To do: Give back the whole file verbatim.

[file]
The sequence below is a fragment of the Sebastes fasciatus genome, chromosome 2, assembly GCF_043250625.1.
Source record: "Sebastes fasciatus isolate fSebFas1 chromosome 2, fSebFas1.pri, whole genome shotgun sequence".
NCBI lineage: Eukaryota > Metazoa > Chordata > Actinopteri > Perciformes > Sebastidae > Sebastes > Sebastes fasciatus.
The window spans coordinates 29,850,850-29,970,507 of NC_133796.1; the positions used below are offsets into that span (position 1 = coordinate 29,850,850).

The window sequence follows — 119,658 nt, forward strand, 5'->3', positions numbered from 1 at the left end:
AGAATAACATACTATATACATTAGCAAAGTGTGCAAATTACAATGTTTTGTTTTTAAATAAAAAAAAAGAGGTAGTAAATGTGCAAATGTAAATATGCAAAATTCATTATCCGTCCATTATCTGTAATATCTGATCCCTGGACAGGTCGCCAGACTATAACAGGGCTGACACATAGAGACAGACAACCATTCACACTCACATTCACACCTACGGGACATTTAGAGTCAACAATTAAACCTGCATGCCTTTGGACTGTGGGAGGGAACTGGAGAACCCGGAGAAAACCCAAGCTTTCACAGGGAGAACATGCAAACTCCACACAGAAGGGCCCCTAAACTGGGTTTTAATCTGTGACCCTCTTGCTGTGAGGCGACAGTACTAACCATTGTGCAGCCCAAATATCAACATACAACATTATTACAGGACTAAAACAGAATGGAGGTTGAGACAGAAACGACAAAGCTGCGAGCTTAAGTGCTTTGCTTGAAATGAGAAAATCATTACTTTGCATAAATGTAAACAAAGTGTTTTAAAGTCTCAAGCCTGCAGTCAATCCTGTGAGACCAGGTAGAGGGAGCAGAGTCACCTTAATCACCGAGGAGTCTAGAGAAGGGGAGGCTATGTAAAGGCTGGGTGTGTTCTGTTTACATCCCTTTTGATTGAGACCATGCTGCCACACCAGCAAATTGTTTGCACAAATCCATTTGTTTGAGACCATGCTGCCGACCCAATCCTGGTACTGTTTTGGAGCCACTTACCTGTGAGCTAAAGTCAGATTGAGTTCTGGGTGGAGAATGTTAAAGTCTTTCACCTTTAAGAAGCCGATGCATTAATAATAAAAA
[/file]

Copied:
The sequence below is a fragment of the Sebastes fasciatus genome, chromosome 2, assembly GCF_043250625.1.
Source record: "Sebastes fasciatus isolate fSebFas1 chromosome 2, fSebFas1.pri, whole genome shotgun sequence".
NCBI lineage: Eukaryota > Metazoa > Chordata > Actinopteri > Perciformes > Sebastidae > Sebastes > Sebastes fasciatus.
The window spans coordinates 29,850,850-29,970,507 of NC_133796.1; the positions used below are offsets into that span (position 1 = coordinate 29,850,850).

The window sequence follows — 119,658 nt, forward strand, 5'->3', positions numbered from 1 at the left end:
AGAATAACATACTATATACATTAGCAAAGTGTGCAAATTACAATGTTTTGTTTTTAAATAAAAAAAAAGAGGTAGTAAATGTGCAAATGTAAATATGCAAAATTCATTATCCGTCCATTATCTGTAATATCTGATCCCTGGACAGGTCGCCAGACTATAACAGGGCTGACACATAGAGACAGACAACCATTCACACTCACATTCACACCTACGGGACATTTAGAGTCAACAATTAAACCTGCATGCCTTTGGACTGTGGGAGGGAACTGGAGAACCCGGAGAAAACCCAAGCTTTCACAGGGAGAACATGCAAACTCCACACAGAAGGGCCCCTAAACTGGGTTTTAATCTGTGACCCTCTTGCTGTGAGGCGACAGTACTAACCATTGTGCAGCCCAAATATCAACATACAACATTATTACAGGACTAAAACAGAATGGAGGTTGAGACAGAAACGACAAAGCTGCGAGCTTAAGTGCTTTGCTTGAAATGAGAAAATCATTACTTTGCATAAATGTAAACAAAGTGTTTTAAAGTCTCAAGCCTGCAGTCAATCCTGTGAGACCAGGTAGAGGGAGCAGAGTCACCTTAATCACCGAGGAGTCTAGAGAAGGGGAGGCTATGTAAAGGCTGGGTGTGTTCTGTTTACATCCCTTTTGATTGAGACCATGCTGCCACACCAGCAAATTGTTTGCACAAATCCATTTGTTTGAGACCATGCTGCCGACCCAATCCTGGTACTGTTTTGGAGCCACTTACCTGTGAGCTAAAGTCAGATTGAGTTCTGGGTGGAGAATGTTAAAGTCTTTCACCTTTAAGAAGCCGATGCATTAATAATAAAAA